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The simple breathe.

Breath work is something that has come up in every avenue of my learning. From netball, pilates, yoga, holistic counselling, crystal healing to the everyday dealings with our 4 children, where lots of deep breaths are required!

But this next piece of information which I am going to share with you, is probably the most profound I have ever learnt.

I was listening to “Think Like a Monk” by Jay Shetty - a gem - for anyone who enjoys improving themselves or likes garnering a greater understanding of human behaviour.

During the introduction of the book, yes that’s right the first 9 pages (I went and bought the hard copy it was so good!), Jay recalls noticing a 10 year old monk teaching a group of 5 year olds on his first day of monk school. He then proceeds to have an interaction with the young monk, enquiring about what the 10 year old was teaching the younger students.

“The first thing we teach them is how to breathe.”

“Why?” asks Jay

“Because the only thing that stays with you from the moment you’re born until the moment you die is your breath. All your friends, your family, the country you live in, all of that can change. The one thing that stays with you is your breath.”

The ten year old monk added, “When you get stressed - what changes? Your breath. When you get angry - what changes? Your breath. We experience every emotion with the change of the breath. When you learn to navigate and manage your breath, you can navigate any situation in life.”

Now I don’t know about you - but that struck a cord, a million thoughts raced through my mind. Of course the breath is with us our whole lives. That is now so obvious - why wasn’t it obvious before? Why aren’t we teaching our kids how important our breathe is? We remind our kids, friends, colleagues, team mates to breathe but do we understand or explain why? After all surely understanding helps with the action of doing something. Is breathing just something that our subconscious does and we have never truly thought to understand it?

Since learning/discovering this piece of seemingly obvious information - it has changed the way that I look at breathing.

Meditation is something that I have always struggled with - while I thoroughly enjoy moments of sustained silence and alone time - traditional forms of meditation just always seemed a little “not my thing”. However, my new found understanding of breathe has shown me that meditation can be as simple as concentrating on your breathe and your existence for mere minutes.

The restorative nature of the breathe is astounding.

Recently I completed my Reiki Mastership. During the program I was facilitated through a meditation in which I had to complete a breathing technique.

There were specific guidelines. As I lay there I had to take breaths in and out. Upon each exhale I had to count backwards from 10 - the first exhale was 10, second exhale was 9 and so on, all the way to 1. I had to complete 3 cycles of this breathing. If I made an error in the counting - I had to go back to 10 and start again.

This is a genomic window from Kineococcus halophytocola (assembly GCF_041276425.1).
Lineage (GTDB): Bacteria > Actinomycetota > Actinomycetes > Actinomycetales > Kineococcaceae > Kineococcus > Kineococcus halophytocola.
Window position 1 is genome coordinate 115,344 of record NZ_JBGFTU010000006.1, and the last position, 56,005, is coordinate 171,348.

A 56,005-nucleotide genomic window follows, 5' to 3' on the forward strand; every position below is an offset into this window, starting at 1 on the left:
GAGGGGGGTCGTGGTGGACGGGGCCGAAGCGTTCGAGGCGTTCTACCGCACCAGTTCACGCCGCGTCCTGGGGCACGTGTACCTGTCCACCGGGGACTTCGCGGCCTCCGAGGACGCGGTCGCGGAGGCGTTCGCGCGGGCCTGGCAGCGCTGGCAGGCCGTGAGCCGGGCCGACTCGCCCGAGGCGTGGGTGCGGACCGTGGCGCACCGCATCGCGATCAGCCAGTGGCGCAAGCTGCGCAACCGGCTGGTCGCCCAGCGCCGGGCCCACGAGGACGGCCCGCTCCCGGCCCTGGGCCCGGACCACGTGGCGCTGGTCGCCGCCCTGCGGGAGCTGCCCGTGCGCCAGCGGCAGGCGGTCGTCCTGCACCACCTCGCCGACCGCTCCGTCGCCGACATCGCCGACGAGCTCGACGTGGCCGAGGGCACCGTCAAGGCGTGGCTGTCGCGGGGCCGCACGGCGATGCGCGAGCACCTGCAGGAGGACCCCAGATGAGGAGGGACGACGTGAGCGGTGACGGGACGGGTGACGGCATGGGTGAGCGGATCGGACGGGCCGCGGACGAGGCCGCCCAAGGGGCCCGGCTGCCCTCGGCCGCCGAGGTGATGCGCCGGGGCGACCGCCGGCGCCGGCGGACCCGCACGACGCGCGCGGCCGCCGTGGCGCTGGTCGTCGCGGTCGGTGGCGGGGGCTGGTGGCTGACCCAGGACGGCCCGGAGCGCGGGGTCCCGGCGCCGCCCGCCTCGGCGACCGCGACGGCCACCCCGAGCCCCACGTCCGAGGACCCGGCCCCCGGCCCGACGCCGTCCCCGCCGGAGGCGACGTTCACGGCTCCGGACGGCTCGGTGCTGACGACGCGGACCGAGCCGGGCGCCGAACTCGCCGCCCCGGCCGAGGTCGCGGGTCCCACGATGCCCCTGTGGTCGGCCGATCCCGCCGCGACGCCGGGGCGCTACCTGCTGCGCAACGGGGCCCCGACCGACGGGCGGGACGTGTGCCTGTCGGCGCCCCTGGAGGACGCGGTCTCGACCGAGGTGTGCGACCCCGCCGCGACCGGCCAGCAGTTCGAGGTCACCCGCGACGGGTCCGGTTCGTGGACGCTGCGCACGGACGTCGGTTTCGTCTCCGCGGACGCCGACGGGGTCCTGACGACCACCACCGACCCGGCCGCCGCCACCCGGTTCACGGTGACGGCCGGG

Challenge accepted.

My inner virgo was all hyped, we are going to nail this and nail it the first time.

I had an inner visualisation going - the number 10 jumped off a half pipe as I exhaled - leaped at the other end, re-entered the half pipe on the inhale and joined the back of the queue - as 9 leaped off the half pipe….etc etc etc…..x 3 - BAM - I nailed it……but…..that is when the magic happened.

My very next inhale, post my mini excitement, I felt my half pipe turn 90 degrees and align with my body. For this to make sense I realised I had been holding on so tightly to perfecting the instructions that I didn’t even realise the inhales and exhales and been running horizontally across my body in front of my third eye. No where near my body. My breathe was detached.

While these thoughts are flashing through my head, I am realising that my now consistent slow breathe has naturally realigned itself to my body and I’m in a total state of “float” - you know that moment when you are so relaxed you literally can not feel any part of your physical body touching anything.

I was mesmerised - completely forgot counting and just enjoyed my breathe.

In what felt like not long after - my beautiful instructor Loretta regained my attention and told me the time was up. As I opened my eyes - I proceeded to explain my very weird but amazing experience.

It was not long after this experience that I started Jay Shetty’s book and I am sure that is why the story of the 10 year old monk resonated so deeply with me at the time.

I have been using this technique now for a few weeks - just when I get a moment, in bed at night, if I’m not feeling right. I have noticed that although I started with 3 rotations I can easily get up to 5 or 6 without much thought and without holding on - total connection to my body.

Wim Hoff is another notable figure who has been advocating breath work for years - guess what is next on my reading list! Until such time - have fun investigating your relationship with your breathe - perhaps challenge yourself to the activity above. I’d love to hear your thoughts on where it takes you.

Yours in kindness

Meaghan x


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